More and more people are aware of and concerned about Alzheimer’s disease. Unquestionably, this awareness and concern is a good thing, but it can also cause confusion and lead to needless worry. When a young adult forgets an appointment, a deadline or the name of a movie, they may be excused as “being too busy” or “having too much to think about”. The same lapse of memory in an older person may cause those around them to immediately think of Alzheimer’s. It is important to know that the normal age-related memory changes experienced by many people are not a sign of dementia or Alzheimer’s. Alzheimer’s is not a normal sign of aging.
Many factors related to health and lifestyle can affect memory. Depression, thyroid problems, overuse of alcohol, some types of vitamin deficiencies and use of “recreational drugs” are a few of the factors that can cause memory problems in people of any age. These causes are treatable, reversible and not necessarily a sign of early Alzheimer’s or dementia. On the other hand, people with those early signs of Alzheimer’s often have trouble in recognizing that there is a problem and resist looking into the possible causes. A spouse, family member or a close friend will often see the symptoms before the patient does.
It is important that these loved ones intervene in the situation; early detection means a better chance of benefiting from treatment and more time to plan a course of action. Diagnosing Alzheimer’s requires a careful medical evaluation by a trained physician and should be done as early as possible when symptoms appear. You should get medical help if you or a loved one displays any of these signs–
- Memory loss that is actually disrupting daily life, not simply “absent mindedness.” This includes frequent loss of recall when it comes to recent events, important dates or appointments.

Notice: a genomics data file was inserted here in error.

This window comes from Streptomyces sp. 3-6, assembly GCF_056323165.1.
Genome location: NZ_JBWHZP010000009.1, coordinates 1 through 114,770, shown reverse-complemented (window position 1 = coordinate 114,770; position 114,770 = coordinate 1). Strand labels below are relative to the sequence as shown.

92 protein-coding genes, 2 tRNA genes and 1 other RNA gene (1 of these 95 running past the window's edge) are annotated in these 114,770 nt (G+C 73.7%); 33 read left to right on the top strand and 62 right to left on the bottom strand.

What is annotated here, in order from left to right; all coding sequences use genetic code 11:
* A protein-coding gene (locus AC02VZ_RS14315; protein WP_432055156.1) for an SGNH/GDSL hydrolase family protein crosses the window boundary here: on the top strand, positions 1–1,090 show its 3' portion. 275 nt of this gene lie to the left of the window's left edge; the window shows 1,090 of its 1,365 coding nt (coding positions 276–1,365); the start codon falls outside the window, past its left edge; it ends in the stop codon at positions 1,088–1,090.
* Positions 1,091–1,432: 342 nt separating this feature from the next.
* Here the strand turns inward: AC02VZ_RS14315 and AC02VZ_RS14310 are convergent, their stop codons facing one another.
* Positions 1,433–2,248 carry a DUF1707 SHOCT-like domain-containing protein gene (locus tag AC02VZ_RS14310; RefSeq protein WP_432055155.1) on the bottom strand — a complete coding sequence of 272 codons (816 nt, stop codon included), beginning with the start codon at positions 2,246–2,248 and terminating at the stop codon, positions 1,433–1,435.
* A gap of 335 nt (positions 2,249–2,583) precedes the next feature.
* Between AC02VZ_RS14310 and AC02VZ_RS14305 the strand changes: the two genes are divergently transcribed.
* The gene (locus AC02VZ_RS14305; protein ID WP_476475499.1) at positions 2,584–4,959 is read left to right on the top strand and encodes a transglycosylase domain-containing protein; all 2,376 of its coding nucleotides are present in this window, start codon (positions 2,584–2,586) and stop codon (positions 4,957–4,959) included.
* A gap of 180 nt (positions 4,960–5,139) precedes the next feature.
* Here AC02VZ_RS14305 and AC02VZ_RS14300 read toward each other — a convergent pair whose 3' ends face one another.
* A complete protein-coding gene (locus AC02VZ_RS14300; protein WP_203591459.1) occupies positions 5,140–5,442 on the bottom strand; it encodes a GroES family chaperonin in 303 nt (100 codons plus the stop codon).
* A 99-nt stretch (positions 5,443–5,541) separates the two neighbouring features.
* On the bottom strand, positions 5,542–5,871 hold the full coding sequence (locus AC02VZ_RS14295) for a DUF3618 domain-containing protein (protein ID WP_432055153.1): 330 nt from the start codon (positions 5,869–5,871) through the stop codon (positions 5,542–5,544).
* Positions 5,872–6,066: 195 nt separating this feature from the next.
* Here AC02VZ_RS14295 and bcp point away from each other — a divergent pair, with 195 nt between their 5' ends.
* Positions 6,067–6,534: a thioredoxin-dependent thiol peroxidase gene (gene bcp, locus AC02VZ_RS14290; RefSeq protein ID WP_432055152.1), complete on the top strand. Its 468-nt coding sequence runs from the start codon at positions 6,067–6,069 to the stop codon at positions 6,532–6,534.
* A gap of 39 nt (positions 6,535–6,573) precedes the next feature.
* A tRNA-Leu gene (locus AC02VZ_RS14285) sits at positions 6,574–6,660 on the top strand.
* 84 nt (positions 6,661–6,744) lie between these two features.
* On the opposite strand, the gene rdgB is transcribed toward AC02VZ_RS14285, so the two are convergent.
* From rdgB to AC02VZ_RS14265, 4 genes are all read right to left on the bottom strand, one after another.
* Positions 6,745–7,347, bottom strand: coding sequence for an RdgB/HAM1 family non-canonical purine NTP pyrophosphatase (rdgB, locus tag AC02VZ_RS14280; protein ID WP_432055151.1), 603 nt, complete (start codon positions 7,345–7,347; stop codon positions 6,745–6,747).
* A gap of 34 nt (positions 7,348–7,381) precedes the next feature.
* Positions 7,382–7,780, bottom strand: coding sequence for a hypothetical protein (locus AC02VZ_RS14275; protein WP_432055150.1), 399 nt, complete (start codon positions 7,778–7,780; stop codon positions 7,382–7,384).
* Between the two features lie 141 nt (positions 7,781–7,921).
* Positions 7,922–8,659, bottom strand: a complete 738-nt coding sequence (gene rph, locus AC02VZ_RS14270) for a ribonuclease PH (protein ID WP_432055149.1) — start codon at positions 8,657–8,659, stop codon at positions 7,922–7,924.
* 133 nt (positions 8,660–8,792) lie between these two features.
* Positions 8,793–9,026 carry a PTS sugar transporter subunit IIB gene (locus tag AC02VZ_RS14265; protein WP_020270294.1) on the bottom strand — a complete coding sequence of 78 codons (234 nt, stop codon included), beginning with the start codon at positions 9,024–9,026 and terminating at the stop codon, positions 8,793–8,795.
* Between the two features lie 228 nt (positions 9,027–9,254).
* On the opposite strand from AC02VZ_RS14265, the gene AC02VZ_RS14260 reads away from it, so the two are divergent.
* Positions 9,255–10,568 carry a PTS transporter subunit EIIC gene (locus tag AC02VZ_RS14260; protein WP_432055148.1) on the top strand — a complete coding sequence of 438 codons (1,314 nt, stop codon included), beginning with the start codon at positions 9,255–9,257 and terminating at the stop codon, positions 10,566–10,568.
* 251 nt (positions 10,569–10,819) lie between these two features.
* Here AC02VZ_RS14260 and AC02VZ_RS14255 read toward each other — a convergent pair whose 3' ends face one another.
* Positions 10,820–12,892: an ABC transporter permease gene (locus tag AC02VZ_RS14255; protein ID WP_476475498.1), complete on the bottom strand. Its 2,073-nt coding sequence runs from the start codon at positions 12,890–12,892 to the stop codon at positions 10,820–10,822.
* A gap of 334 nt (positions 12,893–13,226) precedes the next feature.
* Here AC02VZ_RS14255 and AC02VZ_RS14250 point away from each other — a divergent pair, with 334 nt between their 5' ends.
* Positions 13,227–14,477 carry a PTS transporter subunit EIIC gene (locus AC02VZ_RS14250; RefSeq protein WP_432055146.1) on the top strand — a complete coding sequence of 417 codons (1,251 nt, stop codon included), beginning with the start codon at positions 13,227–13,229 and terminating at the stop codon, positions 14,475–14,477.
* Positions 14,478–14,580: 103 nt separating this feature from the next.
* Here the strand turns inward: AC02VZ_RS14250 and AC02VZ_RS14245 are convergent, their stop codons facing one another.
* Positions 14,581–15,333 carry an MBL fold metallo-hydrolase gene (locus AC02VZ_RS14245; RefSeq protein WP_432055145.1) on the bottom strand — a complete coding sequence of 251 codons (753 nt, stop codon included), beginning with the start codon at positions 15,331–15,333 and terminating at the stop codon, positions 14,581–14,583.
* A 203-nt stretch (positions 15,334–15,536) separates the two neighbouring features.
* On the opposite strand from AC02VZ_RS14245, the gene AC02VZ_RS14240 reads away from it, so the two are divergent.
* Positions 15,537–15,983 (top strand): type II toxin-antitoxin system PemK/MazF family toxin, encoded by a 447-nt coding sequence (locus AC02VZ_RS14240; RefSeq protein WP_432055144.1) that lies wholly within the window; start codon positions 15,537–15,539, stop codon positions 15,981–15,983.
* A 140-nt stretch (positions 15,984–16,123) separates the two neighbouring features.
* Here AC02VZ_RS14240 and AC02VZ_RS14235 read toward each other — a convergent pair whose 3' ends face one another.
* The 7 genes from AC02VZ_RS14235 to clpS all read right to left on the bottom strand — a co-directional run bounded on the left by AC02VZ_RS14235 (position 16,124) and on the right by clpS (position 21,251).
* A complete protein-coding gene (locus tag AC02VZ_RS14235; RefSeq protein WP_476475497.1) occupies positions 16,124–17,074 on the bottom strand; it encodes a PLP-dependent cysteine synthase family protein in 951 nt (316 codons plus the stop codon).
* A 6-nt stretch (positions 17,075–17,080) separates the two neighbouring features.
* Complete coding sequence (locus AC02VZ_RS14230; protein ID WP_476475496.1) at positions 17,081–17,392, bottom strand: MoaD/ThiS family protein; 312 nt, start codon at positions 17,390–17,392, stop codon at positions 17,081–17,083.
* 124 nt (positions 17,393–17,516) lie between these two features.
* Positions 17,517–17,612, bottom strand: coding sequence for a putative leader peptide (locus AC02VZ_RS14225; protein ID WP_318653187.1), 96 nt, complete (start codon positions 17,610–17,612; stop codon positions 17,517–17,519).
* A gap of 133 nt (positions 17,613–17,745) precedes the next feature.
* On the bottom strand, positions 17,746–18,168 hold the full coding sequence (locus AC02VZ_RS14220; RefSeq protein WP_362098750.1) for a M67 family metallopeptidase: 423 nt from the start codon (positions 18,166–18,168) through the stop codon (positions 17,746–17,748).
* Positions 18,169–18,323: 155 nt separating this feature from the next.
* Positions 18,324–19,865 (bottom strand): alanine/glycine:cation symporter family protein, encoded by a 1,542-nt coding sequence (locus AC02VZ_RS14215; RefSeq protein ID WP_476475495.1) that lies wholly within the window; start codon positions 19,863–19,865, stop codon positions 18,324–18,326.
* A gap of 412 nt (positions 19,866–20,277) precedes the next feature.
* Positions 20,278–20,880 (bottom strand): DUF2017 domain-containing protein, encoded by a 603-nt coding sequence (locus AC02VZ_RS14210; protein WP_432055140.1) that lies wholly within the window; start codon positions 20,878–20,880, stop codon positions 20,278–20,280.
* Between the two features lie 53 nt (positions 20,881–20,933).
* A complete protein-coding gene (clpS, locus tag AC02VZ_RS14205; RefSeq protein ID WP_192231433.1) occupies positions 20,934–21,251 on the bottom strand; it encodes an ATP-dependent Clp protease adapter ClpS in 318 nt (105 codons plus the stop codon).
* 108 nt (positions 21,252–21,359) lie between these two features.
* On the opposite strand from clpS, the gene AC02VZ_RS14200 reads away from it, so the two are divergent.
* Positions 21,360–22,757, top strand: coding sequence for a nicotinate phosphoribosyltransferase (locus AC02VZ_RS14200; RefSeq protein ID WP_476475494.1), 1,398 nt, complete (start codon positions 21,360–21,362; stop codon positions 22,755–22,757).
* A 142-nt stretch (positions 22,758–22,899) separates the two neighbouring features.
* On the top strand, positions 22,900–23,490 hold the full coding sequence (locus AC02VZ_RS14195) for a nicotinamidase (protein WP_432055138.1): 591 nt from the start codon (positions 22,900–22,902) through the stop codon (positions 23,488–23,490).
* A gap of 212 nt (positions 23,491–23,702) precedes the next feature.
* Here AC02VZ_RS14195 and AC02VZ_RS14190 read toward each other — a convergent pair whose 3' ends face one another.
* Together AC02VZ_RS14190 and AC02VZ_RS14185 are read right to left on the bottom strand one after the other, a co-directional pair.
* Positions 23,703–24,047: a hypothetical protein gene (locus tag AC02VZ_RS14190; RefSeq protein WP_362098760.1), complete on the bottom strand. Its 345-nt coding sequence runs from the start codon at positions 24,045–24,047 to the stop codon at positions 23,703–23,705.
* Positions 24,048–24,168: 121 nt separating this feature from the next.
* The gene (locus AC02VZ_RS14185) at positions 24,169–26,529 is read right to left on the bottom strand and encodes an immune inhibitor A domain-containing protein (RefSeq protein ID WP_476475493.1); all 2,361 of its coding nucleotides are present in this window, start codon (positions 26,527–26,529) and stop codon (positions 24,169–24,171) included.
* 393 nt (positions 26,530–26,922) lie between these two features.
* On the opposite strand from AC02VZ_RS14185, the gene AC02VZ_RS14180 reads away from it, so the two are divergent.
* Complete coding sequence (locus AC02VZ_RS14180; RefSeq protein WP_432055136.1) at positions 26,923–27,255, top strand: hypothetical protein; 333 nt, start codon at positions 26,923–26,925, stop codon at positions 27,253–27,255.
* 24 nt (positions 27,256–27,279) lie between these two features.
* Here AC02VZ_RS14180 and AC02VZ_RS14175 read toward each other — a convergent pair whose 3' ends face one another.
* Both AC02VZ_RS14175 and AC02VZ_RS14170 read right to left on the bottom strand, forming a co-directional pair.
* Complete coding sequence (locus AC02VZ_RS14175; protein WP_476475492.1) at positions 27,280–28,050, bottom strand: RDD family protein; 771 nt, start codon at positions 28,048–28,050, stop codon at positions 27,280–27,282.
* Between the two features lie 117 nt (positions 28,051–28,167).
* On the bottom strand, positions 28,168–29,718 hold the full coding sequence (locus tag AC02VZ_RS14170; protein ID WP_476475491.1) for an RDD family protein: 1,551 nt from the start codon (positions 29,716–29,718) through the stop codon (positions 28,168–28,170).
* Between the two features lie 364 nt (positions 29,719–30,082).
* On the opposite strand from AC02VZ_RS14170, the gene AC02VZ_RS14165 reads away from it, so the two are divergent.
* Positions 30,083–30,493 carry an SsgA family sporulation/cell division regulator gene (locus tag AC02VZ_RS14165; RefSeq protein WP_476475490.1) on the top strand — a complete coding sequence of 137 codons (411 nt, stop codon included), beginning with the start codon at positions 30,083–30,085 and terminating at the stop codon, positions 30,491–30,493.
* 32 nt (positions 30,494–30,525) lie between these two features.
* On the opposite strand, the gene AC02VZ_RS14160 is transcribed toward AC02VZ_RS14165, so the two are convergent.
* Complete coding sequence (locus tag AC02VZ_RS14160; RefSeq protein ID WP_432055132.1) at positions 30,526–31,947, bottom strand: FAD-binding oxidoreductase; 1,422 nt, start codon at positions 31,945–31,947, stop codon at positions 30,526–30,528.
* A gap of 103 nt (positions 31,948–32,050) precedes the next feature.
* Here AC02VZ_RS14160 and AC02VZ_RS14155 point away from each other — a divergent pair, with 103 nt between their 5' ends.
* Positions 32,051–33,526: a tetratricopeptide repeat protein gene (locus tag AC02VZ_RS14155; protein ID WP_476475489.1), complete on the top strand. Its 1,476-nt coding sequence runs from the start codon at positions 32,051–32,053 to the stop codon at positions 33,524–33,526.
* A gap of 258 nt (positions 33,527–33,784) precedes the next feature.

- Difficulty in solving problems or making decisions. This may show up in something as simple as the inability to follow a recipe or to repeat familiar tasks like dialing a phone number.
- Problems with communication, verbal or written. Early Alzheimer’s may show up as difficulty in carrying a conversation. A person may stop mid-sentence and not know how to continue, lose track of a conversation altogether or repeat the same phrases over and over.
- Confusion about time or place. A person developing Alzheimer’s may find themselves not knowing where they are or how they got there. They may be convinced that it is some time in the past.
- Other symptoms may include difficulty reading, judging distance, recalling locations of familiar places or performing common tasks like making a bed.
Many of these symptoms are a matter of degree. We all forget some directions, have a memory lapse or experience difficulty following a set of instructions. However, when these signs appear over and over, it is time to get a qualified medical opinion. The bottom line is this: only a trained doctor can make this diagnosis and he or she can’t do it if the patient is not seen and examined. The physician can rule out other causes of memory problems and refer you or your loved one to specialist help, if needed.
Thankfully, there are sources of help. Getting reliable information about diagnosis and treatment options, support groups and living facilities is essential. A good place to start might be the Alzheimer’s Association, a non-profit, voluntary health organization that concentrates on dementia and Alzheimer’s disease. The Alzheimer’s Association provides a directory of local resources in communities across the United States. If you live in or near a major population center, chances are that there is an office near you. The U.S. Department of Health & Human Services maintains a website devoted to disseminating trustworthy information about the symptoms, diagnosis and stages of Alzheimer’s and resources available for dealing with it. Quality websites like WebMD and its Alzheimer’s Disease Health Center can also be a great source of information.
As a lay person, a spouse or family member, you are not able to diagnose Alzheimer’s disease on your own. However, you can play a key role in getting to the medical professional who can! If you have any doubt, do not put this off.
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